Applied Physics

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Science  23 Feb 2007:
Vol. 315, Issue 5815, pp. 1054
DOI: 10.1126/science.315.5815.1054a

Cereals in grain silos, coal in freight cars, and powders in processing vats are all examples of granular materials that show similar flow properties despite the differences in size and shape of the particles. During flow, loosely packed granular materials are similar to fluids in that the particles are not closely connected but nonetheless interact with each other through periodic collisions. Above a critical packing fraction, the number of contacts between neighboring particles increases and creates mechanical stability leading to a jamming transition. In a set of elegant experiments, Majmudar et al. have tracked the jamming transition in two dimensions for a bidisperse mixture of disk-shaped particles, with a size ratio and composition designed to guarantee a disordered system. The particles were made from a birefringent polymer so that contacts between particles and their stress fields could be measured with polarized light, while a second image taken without polarizers tracked the particle centers. The authors observed critical values at the jamming transition consistent with recent simulations, although the sharpness of the transition was diminished because of residual stress effects from the walls of the container. — MSL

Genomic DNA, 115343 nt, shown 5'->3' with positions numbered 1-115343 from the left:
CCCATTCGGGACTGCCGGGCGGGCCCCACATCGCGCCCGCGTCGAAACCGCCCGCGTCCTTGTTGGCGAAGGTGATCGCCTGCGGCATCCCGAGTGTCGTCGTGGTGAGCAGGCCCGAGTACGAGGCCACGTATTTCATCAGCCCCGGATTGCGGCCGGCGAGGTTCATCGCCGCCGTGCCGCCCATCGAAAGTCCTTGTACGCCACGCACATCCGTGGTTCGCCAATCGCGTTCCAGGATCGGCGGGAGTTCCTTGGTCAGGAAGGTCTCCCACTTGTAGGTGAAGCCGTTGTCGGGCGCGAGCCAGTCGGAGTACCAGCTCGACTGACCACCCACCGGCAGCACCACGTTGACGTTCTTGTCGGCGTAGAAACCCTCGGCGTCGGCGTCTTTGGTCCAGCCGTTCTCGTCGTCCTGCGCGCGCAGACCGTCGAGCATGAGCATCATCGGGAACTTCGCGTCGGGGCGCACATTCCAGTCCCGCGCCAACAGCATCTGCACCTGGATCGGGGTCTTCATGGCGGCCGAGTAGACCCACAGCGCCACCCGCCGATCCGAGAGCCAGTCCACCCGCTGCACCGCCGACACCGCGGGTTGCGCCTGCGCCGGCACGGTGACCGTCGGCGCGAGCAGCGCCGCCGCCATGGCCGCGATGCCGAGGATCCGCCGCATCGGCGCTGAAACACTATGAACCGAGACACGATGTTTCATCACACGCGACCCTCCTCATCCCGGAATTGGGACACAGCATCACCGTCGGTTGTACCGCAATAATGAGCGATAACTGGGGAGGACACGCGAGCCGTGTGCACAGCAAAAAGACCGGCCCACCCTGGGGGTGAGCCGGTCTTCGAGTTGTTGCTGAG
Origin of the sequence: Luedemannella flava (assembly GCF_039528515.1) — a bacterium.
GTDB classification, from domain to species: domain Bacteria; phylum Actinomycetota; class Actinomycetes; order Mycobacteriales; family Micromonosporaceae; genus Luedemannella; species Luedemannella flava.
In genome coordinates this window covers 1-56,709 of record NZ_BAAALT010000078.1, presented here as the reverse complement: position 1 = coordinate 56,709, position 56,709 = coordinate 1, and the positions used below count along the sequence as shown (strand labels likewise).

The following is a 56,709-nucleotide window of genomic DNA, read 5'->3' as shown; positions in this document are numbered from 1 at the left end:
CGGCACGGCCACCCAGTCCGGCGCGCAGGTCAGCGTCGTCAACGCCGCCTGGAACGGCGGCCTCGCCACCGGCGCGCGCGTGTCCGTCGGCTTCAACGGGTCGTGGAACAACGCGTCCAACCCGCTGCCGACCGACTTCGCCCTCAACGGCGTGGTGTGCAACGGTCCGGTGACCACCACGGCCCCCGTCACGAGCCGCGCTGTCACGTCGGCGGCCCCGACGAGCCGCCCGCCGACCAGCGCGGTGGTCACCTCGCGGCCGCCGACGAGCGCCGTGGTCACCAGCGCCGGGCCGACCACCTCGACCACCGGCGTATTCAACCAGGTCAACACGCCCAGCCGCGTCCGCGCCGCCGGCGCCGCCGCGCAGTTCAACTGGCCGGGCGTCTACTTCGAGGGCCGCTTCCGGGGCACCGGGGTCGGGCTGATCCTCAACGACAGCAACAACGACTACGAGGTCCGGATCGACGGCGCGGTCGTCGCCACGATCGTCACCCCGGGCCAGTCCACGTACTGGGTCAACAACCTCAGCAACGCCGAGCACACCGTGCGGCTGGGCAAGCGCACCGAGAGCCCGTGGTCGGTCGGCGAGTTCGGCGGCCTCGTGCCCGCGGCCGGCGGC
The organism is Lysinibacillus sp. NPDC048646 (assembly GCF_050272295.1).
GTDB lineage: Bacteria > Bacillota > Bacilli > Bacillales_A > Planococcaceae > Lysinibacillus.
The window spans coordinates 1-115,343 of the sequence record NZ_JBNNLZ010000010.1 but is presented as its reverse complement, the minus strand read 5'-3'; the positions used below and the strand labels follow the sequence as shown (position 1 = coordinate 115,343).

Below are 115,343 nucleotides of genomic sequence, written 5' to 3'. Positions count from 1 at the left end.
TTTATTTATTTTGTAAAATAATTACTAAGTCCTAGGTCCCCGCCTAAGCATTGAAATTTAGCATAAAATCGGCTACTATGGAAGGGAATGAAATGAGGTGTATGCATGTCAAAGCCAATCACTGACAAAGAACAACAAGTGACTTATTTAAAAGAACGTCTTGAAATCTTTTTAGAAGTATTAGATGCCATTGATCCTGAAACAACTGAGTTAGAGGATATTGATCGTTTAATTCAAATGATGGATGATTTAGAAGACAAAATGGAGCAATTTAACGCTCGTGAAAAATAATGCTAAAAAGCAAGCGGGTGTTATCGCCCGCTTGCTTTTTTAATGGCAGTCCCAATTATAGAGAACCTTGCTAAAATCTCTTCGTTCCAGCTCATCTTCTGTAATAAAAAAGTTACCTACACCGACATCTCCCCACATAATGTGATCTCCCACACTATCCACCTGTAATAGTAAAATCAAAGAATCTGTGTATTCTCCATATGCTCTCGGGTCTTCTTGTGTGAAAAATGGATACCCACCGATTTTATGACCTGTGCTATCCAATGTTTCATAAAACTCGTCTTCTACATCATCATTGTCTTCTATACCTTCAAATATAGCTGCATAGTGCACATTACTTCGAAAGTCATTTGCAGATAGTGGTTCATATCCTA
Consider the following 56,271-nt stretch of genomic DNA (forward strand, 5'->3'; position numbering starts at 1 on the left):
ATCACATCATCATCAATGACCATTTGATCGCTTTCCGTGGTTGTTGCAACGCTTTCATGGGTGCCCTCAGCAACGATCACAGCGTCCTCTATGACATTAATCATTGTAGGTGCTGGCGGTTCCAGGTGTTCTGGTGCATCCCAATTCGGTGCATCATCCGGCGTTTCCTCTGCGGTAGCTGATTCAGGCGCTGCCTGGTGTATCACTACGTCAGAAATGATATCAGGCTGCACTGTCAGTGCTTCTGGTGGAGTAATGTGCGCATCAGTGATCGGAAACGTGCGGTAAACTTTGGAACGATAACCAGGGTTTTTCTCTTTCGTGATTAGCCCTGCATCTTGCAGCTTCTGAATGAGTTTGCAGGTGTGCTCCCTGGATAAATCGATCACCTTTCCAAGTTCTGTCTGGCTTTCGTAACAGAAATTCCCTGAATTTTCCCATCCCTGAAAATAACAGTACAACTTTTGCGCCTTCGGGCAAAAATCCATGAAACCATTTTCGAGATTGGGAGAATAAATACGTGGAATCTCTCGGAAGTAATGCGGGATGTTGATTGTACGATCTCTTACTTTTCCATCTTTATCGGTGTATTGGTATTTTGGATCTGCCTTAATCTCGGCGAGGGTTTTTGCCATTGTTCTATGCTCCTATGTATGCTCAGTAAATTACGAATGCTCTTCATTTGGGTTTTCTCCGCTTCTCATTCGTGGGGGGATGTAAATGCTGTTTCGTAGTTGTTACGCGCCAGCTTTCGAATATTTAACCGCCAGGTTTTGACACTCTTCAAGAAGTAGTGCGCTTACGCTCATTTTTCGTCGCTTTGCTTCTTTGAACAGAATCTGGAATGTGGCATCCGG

Phys. Rev. Lett. 98, 058001 (2007).

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